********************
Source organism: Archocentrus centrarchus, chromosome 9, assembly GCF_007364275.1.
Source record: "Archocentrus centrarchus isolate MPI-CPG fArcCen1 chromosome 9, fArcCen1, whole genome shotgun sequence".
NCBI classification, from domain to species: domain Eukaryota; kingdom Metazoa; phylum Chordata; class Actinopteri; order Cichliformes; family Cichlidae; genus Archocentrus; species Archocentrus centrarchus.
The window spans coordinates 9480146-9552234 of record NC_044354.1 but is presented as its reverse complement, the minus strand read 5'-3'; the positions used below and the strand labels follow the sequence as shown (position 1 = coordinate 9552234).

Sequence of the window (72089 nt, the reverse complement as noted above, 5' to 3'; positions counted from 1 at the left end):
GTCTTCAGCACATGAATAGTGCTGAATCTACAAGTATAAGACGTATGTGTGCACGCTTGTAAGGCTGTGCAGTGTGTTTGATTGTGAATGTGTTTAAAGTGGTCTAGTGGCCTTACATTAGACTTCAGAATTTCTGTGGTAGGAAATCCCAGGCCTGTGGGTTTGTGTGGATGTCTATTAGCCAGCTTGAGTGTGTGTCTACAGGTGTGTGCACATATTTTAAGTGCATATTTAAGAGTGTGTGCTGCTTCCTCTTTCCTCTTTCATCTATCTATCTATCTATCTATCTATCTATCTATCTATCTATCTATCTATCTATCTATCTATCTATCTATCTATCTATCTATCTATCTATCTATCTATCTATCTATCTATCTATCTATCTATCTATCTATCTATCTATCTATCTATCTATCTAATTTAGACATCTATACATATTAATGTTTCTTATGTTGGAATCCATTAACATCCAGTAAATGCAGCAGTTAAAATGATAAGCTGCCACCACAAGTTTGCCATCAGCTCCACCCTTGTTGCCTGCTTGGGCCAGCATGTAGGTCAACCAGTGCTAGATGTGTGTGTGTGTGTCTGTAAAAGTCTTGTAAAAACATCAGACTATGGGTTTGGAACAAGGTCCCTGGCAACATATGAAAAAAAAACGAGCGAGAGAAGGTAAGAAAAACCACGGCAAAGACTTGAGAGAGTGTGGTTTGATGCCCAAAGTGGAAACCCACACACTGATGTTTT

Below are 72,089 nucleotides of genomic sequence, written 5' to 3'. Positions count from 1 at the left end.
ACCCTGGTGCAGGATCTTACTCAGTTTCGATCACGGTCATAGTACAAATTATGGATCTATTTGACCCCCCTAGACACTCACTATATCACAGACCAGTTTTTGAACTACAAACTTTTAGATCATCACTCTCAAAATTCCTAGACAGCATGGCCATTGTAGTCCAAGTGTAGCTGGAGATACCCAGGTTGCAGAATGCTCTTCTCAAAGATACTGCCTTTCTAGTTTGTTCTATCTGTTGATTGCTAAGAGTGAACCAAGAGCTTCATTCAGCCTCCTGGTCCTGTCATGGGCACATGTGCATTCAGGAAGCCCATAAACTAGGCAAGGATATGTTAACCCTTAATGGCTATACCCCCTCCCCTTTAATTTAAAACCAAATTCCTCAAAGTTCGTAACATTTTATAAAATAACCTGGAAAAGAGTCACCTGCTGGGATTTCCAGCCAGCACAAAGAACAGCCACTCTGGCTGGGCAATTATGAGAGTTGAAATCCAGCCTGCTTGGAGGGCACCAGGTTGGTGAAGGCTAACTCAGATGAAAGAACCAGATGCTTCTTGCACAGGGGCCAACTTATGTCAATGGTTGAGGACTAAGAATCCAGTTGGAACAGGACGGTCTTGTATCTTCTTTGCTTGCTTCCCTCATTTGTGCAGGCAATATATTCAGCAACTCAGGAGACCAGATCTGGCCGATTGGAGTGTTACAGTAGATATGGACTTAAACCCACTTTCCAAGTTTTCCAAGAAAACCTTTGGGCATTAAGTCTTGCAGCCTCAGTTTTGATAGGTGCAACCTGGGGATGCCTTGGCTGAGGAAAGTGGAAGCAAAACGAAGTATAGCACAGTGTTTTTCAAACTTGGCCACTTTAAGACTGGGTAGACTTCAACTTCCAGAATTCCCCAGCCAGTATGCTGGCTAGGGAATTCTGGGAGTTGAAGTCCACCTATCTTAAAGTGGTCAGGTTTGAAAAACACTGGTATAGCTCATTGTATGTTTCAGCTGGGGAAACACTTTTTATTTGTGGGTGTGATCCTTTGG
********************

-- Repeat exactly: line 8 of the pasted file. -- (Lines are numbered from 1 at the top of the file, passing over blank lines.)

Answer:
ACCCTGGTGCAGGATCTTACTCAGTTTCGATCACGGTCATAGTACAAATTATGGATCTATTTGACCCCCCTAGACACTCACTATATCACAGACCAGTTTTTGAACTACAAACTTTTAGATCATCACTCTCAAAATTCCTAGACAGCATGGCCATTGTAGTCCAAGTGTAGCTGGAGATACCCAGGTTGCAGAATGCTCTTCTCAAAGATACTGCCTTTCTAGTTTGTTCTATCTGTTGATTGCTAAGAGTGAACCAAGAGCTTCATTCAGCCTCCTGGTCCTGTCATGGGCACATGTGCATTCAGGAAGCCCATAAACTAGGCAAGGATATGTTAACCCTTAATGGCTATACCCCCTCCCCTTTAATTTAAAACCAAATTCCTCAAAGTTCGTAACATTTTATAAAATAACCTGGAAAAGAGTCACCTGCTGGGATTTCCAGCCAGCACAAAGAACAGCCACTCTGGCTGGGCAATTATGAGAGTTGAAATCCAGCCTGCTTGGAGGGCACCAGGTTGGTGAAGGCTAACTCAGATGAAAGAACCAGATGCTTCTTGCACAGGGGCCAACTTATGTCAATGGTTGAGGACTAAGAATCCAGTTGGAACAGGACGGTCTTGTATCTTCTTTGCTTGCTTCCCTCATTTGTGCAGGCAATATATTCAGCAACTCAGGAGACCAGATCTGGCCGATTGGAGTGTTACAGTAGATATGGACTTAAACCCACTTTCCAAGTTTTCCAAGAAAACCTTTGGGCATTAAGTCTTGCAGCCTCAGTTTTGATAGGTGCAACCTGGGGATGCCTTGGCTGAGGAAAGTGGAAGCAAAACGAAGTATAGCACAGTGTTTTTCAAACTTGGCCACTTTAAGACTGGGTAGACTTCAACTTCCAGAATTCCCCAGCCAGTATGCTGGCTAGGGAATTCTGGGAGTTGAAGTCCACCTATCTTAAAGTGGTCAGGTTTGAAAAACACTGGTATAGCTCATTGTATGTTTCAGCTGGGGAAACACTTTTTATTTGTGGGTGTGATCCTTTGG